This preview shows pages 1–3. Sign up to view the full content.
This preview has intentionally blurred sections. Sign up to view the full version.View Full Document
Unformatted text preview: 1 INTRODUCTION AND BACKGROUND 1.1 Overview A computer is a physical device that helps us process information by executing algorithms. An algorithm is a well-defined procedure, with finite description, for realizing an information-processing task. An information-processing task can always be translated into a physical task. When designing complex algorithms and protocols for various information- processing tasks, it is very helpful, perhaps essential, to work with some idealized computing model. However, when studying the true limitations of a computing device, especially for some practical reason, it is important not to forget the rela- tionship between computing and physics. Real computing devices are embodied in a larger and often richer physical reality than is represented by the idealized computing model. Quantum information processing is the result of using the physical reality that quantum theory tells us about for the purposes of performing tasks that were previously thought impossible or infeasible. Devices that perform quantum in- formation processing are known as quantum computers . In this book we examine how quantum computers can be used to solve certain problems more eﬃciently than can be done with classical computers, and also how this can be done reliably even when there is a possibility for errors to occur. In this first chapter we present some fundamental notions of computation theory and quantum physics that will form the basis for much of what follows. After this brief introduction, we will review the necessary tools from linear algebra in Chapter 2, and detail the framework of quantum mechanics, as relevant to our model of quantum computation, in Chapter 3. In the remainder of the book we examine quantum teleportation, quantum algorithms and quantum error correc- tion in detail. 1 2 INTRODUCTION AND BACKGROUND 1.2 Computers and the Strong Church–Turing Thesis We are often interested in the amount of resources used by a computer to solve a problem, and we refer to this as the complexity of the computation. An important resource for a computer is time . Another resource is space , which refers to the amount of memory used by the computer in performing the computation. We measure the amount of a resource used in a computation for solving a given problem as a function of the length of the input of an instance of that problem. For example, if the problem is to multiply two n bit numbers, a computer might solve this problem using up to 2 n 2 +3 units of time (where the unit of time may be seconds, or the length of time required for the computer to perform a basic step). Of course, the exact amount of resources used by a computer executing an algo- rithm depends on the physical architecture of the computer. A different computer multiplying the same numbers mentioned above might use up to time 4 n 3 + n +5 to execute the same basic algorithm. This fact seems to present a problem if we are interested in studying the complexity of algorithms themselves, abstracted...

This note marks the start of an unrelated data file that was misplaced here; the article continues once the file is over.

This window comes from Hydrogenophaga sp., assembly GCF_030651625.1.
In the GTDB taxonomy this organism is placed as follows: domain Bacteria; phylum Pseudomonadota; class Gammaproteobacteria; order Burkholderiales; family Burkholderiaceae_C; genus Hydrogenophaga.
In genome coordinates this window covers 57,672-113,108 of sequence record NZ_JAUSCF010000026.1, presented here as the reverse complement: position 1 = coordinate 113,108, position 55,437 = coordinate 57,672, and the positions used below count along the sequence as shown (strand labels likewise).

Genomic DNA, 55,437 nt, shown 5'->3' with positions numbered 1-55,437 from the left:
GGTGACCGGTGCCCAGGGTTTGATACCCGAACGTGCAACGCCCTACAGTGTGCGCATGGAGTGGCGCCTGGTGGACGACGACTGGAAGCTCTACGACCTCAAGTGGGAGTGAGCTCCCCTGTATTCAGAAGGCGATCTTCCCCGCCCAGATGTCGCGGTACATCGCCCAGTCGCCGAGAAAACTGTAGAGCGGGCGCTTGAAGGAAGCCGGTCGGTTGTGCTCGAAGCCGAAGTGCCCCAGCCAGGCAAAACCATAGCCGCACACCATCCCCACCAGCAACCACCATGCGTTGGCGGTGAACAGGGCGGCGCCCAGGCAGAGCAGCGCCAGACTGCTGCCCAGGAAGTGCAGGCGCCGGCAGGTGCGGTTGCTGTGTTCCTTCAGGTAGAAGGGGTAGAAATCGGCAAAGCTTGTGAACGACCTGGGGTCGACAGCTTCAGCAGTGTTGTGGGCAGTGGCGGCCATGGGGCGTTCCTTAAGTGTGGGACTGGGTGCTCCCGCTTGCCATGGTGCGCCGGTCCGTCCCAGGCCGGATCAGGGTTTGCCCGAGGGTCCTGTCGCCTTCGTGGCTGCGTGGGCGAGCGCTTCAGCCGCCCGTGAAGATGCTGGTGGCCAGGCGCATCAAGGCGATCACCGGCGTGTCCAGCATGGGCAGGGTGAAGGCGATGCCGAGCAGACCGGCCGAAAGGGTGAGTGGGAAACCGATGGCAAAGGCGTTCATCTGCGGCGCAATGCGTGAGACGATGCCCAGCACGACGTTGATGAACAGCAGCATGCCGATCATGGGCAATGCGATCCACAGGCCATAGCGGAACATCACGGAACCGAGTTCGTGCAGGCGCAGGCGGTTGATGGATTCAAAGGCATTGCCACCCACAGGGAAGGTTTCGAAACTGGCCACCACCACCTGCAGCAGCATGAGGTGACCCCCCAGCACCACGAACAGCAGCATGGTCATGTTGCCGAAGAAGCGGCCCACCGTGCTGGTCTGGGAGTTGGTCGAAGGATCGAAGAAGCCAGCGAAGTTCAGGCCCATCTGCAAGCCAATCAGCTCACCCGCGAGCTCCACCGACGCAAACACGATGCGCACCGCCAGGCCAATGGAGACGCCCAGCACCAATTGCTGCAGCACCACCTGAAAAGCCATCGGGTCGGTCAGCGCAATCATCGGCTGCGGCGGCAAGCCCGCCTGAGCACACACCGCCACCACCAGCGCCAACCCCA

View Full Document
This note was uploaded on 12/27/2011 for the course CMPSC 290a taught by Professor Vandam during the Fall '09 term at UCSB.
- Fall '09